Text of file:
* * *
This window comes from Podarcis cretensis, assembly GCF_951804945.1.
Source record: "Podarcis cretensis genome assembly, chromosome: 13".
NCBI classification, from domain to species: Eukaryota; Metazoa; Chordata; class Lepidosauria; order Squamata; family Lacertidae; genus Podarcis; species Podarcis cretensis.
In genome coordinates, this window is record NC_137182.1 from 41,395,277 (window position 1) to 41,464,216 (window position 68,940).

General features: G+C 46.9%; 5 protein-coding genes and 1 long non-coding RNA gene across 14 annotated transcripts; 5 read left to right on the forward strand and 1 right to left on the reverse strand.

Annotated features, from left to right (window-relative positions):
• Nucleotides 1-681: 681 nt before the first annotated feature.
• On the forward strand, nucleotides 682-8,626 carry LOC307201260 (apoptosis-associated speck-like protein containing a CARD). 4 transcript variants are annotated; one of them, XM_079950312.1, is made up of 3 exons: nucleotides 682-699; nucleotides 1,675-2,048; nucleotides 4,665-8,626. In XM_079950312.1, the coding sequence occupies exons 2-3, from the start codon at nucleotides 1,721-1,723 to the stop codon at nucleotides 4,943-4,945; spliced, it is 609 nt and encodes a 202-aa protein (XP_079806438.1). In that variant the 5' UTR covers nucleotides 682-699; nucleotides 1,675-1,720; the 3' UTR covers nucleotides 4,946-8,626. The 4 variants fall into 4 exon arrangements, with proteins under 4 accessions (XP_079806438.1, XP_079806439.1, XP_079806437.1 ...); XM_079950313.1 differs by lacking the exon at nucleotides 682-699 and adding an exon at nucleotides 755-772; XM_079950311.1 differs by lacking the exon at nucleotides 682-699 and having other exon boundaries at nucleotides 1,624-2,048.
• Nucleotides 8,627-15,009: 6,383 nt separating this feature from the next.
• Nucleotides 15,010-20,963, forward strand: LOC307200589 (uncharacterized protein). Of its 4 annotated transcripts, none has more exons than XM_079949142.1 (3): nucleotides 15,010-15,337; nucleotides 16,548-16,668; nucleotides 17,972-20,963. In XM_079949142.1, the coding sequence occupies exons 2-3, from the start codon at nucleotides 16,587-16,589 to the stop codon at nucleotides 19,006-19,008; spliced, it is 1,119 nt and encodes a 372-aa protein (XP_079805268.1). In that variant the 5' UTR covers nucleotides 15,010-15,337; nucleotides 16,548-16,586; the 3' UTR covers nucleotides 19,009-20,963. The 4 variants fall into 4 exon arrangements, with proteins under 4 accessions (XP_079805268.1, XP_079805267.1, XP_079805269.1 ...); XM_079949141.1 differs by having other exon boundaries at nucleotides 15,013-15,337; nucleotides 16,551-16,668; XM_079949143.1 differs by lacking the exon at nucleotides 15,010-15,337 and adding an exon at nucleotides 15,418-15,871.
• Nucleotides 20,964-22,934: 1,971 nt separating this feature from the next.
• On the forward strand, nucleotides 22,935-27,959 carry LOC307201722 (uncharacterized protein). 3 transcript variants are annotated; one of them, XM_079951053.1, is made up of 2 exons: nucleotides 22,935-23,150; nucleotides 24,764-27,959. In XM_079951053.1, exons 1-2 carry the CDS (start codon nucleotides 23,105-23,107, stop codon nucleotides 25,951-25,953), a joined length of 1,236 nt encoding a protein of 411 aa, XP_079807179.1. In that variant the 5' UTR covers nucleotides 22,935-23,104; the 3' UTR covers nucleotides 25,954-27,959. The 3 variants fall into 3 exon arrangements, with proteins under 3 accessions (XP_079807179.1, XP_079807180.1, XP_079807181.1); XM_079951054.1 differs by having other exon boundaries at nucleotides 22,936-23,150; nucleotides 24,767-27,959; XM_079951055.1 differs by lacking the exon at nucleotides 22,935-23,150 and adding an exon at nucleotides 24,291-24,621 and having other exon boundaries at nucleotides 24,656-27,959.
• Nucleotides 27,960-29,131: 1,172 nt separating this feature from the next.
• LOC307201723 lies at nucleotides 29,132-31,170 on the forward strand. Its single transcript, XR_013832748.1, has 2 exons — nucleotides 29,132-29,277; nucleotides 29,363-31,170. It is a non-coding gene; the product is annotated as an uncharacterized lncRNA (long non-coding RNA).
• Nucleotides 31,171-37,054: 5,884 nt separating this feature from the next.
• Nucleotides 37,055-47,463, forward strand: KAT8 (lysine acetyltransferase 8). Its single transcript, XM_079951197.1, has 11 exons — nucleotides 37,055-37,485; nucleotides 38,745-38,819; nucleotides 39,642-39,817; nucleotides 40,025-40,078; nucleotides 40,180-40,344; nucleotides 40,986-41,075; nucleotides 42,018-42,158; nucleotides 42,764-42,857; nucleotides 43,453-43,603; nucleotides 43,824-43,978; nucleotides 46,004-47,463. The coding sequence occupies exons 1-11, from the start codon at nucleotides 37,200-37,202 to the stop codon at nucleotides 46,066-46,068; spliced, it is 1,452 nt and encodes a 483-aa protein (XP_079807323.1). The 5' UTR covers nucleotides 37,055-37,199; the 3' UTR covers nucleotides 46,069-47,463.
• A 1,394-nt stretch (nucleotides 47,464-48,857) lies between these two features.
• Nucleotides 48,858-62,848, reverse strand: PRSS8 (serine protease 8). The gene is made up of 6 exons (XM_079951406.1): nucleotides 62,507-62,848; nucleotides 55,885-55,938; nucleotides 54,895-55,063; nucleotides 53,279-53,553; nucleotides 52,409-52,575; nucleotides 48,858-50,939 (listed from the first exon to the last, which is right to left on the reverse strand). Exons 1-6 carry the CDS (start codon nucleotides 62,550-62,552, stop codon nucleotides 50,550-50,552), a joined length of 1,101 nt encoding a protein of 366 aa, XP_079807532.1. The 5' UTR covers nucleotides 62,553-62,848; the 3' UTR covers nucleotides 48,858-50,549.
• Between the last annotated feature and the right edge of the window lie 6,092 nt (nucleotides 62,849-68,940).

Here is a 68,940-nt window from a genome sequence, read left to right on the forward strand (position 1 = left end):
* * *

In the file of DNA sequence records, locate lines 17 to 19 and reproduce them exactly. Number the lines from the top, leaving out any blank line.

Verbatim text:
• A 1,394-nt stretch (nucleotides 47,464-48,857) lies between these two features.
• Nucleotides 48,858-62,848, reverse strand: PRSS8 (serine protease 8). The gene is made up of 6 exons (XM_079951406.1): nucleotides 62,507-62,848; nucleotides 55,885-55,938; nucleotides 54,895-55,063; nucleotides 53,279-53,553; nucleotides 52,409-52,575; nucleotides 48,858-50,939 (listed from the first exon to the last, which is right to left on the reverse strand). Exons 1-6 carry the CDS (start codon nucleotides 62,550-62,552, stop codon nucleotides 50,550-50,552), a joined length of 1,101 nt encoding a protein of 366 aa, XP_079807532.1. The 5' UTR covers nucleotides 62,553-62,848; the 3' UTR covers nucleotides 48,858-50,549.
• Between the last annotated feature and the right edge of the window lie 6,092 nt (nucleotides 62,849-68,940).